Time is extremely limited for mobile North Carolina sports betting legislation to pass this year.
The North Carolina General Assembly is still in session as it works on the state budget and redistricting. Those major issues have kept the session alive past its original June 30 adjournment, but are also taking much of the time.
North Carolina sports betting basics
Sen. Jim Perry and Sen. Paul Lowe introduced SB 688 in April. The extended session allowed the Senate to pass the bill in August.
The bill creates 10 to 12 mobile sports betting licenses and an 8% tax on sports betting revenue. Professional sports venues could also set up areas to bet on kiosks, including:
- Carolina Panthers
- Carolina Hurricanes
- Charlotte Hornets
Representatives from those teams lobbied legislators earlier this year in support of the bill.
Commerce committee up first
The Senate passed SB 688 in August. The bill was assigned a House committee path earlier this month.
It will start in the House Commerce Committee, where the Chair, Rep. John Sauls, told WRAL he does intend to hear the bill. Sauls, however, is out of town this week.
That means the earliest the Commerce Committee could hear the bill is Oct. 11, according to Sauls’ office. If the bill passes the Commerce Committee, it moves on to the Judiciary Committee.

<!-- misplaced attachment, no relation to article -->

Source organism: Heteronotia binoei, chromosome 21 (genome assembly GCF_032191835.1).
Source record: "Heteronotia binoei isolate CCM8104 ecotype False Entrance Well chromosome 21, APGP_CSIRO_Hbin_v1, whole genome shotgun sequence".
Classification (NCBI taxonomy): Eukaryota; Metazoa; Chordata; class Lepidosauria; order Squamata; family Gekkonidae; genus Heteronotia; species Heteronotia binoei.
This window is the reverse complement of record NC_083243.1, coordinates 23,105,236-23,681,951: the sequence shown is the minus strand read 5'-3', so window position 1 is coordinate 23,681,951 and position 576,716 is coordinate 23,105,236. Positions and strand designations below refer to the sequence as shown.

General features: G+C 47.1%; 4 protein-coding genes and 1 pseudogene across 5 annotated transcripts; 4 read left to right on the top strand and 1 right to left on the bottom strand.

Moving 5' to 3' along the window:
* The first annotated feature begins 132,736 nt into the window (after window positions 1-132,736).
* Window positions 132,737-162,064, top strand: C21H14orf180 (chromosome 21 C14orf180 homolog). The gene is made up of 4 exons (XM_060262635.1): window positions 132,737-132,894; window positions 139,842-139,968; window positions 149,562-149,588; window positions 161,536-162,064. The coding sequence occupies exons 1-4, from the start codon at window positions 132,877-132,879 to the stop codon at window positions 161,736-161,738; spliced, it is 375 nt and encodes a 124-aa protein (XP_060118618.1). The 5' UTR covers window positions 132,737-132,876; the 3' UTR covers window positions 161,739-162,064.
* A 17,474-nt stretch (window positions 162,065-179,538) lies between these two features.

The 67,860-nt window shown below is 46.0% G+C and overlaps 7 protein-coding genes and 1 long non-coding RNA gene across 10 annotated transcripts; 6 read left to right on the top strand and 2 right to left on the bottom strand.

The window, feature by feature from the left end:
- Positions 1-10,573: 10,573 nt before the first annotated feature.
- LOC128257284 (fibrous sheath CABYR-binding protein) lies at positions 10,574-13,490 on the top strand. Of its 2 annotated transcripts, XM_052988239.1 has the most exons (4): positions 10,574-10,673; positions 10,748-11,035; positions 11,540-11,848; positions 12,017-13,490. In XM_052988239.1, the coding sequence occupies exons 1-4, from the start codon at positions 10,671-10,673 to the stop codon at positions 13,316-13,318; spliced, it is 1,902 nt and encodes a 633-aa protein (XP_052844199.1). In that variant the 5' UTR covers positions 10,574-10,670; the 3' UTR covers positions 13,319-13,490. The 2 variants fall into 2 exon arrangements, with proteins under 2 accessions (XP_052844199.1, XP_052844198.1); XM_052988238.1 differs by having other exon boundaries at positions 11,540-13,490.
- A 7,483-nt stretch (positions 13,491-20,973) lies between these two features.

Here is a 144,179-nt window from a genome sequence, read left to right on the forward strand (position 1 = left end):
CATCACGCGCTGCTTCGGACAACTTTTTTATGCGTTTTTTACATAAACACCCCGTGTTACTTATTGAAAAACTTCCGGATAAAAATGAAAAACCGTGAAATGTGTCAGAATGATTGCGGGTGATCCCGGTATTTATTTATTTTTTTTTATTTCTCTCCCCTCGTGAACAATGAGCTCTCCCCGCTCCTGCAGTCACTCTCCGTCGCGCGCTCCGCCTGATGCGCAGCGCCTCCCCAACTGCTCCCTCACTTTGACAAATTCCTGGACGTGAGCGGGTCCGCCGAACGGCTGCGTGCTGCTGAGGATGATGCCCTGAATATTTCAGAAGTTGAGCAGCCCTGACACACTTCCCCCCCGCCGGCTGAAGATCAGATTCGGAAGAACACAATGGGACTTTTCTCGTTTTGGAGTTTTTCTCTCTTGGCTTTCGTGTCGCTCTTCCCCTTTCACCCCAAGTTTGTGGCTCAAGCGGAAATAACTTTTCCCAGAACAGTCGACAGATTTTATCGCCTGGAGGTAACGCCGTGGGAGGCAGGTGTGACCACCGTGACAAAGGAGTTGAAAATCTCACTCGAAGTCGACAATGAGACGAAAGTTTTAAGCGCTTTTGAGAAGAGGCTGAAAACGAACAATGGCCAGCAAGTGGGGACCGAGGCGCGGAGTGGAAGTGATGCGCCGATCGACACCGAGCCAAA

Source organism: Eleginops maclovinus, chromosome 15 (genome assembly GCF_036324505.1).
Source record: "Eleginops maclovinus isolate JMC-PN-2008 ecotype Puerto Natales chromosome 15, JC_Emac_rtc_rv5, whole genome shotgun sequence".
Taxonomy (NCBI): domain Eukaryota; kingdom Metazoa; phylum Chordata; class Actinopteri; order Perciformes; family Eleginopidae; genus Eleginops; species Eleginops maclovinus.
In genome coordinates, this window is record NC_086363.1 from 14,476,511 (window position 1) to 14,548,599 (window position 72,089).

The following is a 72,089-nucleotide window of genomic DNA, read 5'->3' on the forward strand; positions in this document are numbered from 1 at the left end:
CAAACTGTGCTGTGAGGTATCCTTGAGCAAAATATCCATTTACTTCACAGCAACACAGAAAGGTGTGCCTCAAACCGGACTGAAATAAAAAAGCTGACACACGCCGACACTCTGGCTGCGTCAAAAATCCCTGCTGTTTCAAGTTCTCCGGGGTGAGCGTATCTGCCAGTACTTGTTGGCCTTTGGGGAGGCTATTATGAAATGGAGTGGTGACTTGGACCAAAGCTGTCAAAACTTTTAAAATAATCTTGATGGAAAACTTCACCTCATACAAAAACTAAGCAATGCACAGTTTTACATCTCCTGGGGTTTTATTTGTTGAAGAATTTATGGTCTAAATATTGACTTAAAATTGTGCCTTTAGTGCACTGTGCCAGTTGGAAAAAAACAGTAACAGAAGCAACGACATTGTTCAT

Lead sports betting representative tied up
Rep. Jason Saine sponsored a sports betting bill in the House and is pegged to shepherd the Senate bill through the chamber.
Saine, however, is also one of the lead budget writers in the House as the Chair of the House Appropriations Committee.
Sports betting supporters hopeful
Lobbyist Ches McDowell is optimistic SB 688 has the bipartisan support needed to pass. McDowell works with the NBA, PGA Tour and MLB.
“We’re hopeful the legislation continues to advance, hopefully this year,” McDowell said. “It’s an important measure that helps curb illegal activity by legalizing and regulating an activity that is ongoing all over the state.”
Sports betting not new in North Carolina
In 2019, legislators passed a bill authorizing sports betting at two casinos owned by the Eastern Band of Cherokee Indians.
The sportsbooks at the Harrah’s branded casinos opened earlier this year.
Previously William Hill, they were rebranded in August as Caesars Sportsbook.